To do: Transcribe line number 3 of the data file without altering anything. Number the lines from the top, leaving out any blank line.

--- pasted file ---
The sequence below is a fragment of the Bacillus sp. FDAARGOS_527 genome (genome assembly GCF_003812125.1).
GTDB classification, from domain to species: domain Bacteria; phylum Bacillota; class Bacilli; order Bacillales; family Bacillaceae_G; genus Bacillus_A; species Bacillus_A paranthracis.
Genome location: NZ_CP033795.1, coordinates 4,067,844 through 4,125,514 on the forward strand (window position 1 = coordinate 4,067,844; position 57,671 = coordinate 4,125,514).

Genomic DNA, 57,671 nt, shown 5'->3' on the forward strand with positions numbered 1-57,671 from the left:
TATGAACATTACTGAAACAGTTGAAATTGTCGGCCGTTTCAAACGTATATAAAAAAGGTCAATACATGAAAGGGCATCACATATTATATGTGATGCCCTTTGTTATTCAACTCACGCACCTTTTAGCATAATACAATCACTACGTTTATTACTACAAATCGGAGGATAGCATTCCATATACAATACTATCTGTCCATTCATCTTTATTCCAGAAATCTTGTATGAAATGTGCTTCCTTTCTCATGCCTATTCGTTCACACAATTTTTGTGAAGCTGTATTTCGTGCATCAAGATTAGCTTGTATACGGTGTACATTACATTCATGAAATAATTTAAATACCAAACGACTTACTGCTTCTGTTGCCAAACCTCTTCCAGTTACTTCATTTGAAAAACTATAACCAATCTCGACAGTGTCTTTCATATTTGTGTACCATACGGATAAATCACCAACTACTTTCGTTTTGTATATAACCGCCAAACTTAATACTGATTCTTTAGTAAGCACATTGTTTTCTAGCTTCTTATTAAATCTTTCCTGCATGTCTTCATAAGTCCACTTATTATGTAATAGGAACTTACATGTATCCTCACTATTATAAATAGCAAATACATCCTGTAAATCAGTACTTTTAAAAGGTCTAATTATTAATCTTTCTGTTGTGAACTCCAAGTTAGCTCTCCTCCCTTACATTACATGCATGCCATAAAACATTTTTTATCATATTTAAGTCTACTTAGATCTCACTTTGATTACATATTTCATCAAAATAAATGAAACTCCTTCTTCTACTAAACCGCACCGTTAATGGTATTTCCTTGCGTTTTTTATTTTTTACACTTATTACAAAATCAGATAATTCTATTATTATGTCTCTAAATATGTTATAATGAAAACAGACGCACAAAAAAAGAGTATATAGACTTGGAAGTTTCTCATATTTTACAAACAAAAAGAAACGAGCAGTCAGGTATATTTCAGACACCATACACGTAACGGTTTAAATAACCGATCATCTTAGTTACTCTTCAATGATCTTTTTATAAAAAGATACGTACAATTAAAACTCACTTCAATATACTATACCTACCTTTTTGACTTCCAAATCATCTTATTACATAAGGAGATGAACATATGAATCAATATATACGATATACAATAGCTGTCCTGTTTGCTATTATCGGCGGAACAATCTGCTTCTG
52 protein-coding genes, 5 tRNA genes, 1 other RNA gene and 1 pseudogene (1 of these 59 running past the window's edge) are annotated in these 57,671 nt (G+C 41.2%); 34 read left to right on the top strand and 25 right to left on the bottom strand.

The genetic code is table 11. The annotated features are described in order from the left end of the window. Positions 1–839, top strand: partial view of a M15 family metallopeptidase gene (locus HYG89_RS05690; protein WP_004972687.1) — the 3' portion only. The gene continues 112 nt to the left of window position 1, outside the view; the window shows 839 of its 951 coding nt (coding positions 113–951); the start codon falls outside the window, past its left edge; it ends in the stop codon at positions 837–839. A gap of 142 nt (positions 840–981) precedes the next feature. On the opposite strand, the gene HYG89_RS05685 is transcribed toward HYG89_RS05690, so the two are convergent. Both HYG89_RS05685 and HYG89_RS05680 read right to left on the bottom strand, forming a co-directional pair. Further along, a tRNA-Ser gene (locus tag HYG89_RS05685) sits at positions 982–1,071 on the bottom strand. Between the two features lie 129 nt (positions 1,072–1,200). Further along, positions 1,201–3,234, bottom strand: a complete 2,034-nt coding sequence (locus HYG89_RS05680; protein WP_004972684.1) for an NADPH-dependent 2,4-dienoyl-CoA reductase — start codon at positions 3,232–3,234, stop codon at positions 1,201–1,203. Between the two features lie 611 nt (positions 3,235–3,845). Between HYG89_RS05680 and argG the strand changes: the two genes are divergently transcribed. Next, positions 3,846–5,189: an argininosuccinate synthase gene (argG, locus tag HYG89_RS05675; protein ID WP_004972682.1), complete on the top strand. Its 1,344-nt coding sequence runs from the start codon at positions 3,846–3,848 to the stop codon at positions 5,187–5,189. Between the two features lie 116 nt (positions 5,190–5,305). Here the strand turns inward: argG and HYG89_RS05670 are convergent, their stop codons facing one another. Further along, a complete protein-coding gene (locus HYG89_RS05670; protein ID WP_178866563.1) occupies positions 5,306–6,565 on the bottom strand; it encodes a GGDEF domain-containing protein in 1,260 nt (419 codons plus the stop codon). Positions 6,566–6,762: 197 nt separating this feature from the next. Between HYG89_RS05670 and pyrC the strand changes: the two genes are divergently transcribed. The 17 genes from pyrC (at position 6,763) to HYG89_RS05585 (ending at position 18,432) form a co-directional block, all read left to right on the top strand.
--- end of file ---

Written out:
Genome location: NZ_CP033795.1, coordinates 4,067,844 through 4,125,514 on the forward strand (window position 1 = coordinate 4,067,844; position 57,671 = coordinate 4,125,514).